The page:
Government suing military auto lender over 'aggressive debt collection' tactics

This post is appearing on Autoblog Military , Autoblog's sub-site dedicated to the vehicles, aircraft and ships of the world's armed forces.

The Consumer Financial Protection Bureau is taking action against Security National Automotive Acceptance Company, an automotive lender present in 30 states that works mostly with active-duty and retired military personnel, for its "aggressive debt collection" tactics towards delinquent borrowers.

According to Military Times, SNACC ran afoul of the Consumer Financial Protection Act of 2010 after it threatened the career prospects or tax liability of the borrowers and misrepresented its ability to garnish wages and take legal action. The lender also threatened, or in some cases actually did, contact commanding officers to try and obtain payment.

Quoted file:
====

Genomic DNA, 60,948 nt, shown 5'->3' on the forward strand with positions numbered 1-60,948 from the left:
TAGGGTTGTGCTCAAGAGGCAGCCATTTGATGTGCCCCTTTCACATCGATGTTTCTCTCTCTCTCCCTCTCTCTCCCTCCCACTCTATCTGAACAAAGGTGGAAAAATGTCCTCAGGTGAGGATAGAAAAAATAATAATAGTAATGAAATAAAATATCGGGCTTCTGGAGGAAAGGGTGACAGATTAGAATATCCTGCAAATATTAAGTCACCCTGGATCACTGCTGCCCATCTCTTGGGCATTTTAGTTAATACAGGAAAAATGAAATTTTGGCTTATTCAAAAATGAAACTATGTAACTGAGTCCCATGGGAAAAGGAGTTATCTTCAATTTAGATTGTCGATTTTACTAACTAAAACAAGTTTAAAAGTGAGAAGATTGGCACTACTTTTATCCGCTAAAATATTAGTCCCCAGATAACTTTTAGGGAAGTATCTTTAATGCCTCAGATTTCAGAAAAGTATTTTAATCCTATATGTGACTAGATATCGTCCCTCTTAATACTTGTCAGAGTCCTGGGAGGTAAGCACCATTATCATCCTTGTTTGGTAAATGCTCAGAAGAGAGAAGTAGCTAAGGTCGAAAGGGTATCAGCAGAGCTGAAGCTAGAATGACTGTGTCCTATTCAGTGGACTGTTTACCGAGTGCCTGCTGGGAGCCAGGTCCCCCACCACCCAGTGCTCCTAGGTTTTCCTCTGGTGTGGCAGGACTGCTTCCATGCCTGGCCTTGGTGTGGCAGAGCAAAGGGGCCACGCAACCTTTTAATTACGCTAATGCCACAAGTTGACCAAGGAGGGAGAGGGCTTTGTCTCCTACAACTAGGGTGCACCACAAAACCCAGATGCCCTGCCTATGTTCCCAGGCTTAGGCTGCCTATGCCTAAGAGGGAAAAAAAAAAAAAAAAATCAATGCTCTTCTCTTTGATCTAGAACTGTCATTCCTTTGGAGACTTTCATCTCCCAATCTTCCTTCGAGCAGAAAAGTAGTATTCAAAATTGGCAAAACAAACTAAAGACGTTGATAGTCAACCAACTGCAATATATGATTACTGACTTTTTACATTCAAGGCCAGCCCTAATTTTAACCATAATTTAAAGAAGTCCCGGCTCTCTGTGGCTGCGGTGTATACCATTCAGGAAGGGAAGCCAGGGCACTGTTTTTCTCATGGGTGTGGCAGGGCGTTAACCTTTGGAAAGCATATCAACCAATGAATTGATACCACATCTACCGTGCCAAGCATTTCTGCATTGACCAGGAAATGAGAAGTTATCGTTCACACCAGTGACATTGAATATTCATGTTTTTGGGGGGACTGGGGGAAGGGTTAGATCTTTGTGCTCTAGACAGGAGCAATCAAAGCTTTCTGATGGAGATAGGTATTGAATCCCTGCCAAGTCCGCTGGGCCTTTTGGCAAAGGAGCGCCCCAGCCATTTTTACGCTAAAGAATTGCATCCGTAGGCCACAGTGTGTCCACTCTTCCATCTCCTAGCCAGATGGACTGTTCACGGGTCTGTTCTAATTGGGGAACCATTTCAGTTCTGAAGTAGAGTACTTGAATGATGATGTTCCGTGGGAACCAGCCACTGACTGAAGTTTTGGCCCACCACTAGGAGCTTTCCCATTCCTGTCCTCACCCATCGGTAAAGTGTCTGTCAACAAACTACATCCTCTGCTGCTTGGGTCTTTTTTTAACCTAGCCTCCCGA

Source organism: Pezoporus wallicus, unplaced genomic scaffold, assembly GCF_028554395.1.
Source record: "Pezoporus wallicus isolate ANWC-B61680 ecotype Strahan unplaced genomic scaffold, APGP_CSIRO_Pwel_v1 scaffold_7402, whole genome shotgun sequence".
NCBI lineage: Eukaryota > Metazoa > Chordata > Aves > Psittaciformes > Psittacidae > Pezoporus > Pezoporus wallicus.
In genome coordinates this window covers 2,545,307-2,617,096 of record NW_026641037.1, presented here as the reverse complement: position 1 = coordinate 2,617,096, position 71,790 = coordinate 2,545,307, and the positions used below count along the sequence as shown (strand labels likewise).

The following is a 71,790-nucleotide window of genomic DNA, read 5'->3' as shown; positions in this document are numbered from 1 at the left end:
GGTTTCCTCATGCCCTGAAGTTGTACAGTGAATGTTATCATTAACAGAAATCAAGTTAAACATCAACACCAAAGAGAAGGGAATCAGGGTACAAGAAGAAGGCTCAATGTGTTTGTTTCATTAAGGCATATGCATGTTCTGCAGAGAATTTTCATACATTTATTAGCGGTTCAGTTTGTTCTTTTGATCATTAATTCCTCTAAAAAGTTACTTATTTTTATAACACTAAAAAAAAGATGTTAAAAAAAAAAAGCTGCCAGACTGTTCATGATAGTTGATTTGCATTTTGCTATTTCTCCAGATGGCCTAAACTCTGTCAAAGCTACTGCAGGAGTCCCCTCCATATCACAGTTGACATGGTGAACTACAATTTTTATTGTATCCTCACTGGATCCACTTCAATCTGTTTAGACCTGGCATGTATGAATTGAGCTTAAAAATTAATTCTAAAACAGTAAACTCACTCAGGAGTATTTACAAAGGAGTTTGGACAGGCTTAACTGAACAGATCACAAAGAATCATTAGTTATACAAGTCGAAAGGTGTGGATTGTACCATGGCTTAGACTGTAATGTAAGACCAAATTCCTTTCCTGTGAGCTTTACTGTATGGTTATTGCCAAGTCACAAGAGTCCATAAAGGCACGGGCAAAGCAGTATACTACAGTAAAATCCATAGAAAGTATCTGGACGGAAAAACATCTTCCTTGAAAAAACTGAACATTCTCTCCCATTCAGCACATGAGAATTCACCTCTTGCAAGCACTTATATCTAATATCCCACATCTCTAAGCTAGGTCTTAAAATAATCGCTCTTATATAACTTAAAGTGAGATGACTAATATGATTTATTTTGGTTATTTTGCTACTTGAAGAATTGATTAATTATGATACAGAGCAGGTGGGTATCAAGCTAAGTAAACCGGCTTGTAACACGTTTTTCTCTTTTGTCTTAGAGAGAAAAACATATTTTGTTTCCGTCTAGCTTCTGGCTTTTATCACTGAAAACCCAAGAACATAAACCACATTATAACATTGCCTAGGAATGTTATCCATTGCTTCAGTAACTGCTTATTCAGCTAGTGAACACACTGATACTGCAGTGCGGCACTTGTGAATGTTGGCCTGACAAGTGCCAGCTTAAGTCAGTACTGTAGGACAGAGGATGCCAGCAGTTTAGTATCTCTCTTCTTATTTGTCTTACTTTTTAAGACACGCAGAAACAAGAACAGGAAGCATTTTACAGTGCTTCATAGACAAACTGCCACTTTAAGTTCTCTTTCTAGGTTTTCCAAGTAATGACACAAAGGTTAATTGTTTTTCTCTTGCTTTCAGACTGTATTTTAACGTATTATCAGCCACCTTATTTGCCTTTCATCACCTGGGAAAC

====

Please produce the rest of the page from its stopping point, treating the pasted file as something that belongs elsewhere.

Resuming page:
If the CFPB's suit is successful, borrowers will be compensated if they claim they were harmed, while SNACC will also face a civil penalty, MT reports.

In announcing the lawsuit, CFPB Director Richard Cordray said SNACC, "took advantage of military rules to put enormous pressures on service members to pay their debts. For all the security they provide us, service members should not have their financial and career security threatened by false information from an auto loan company."

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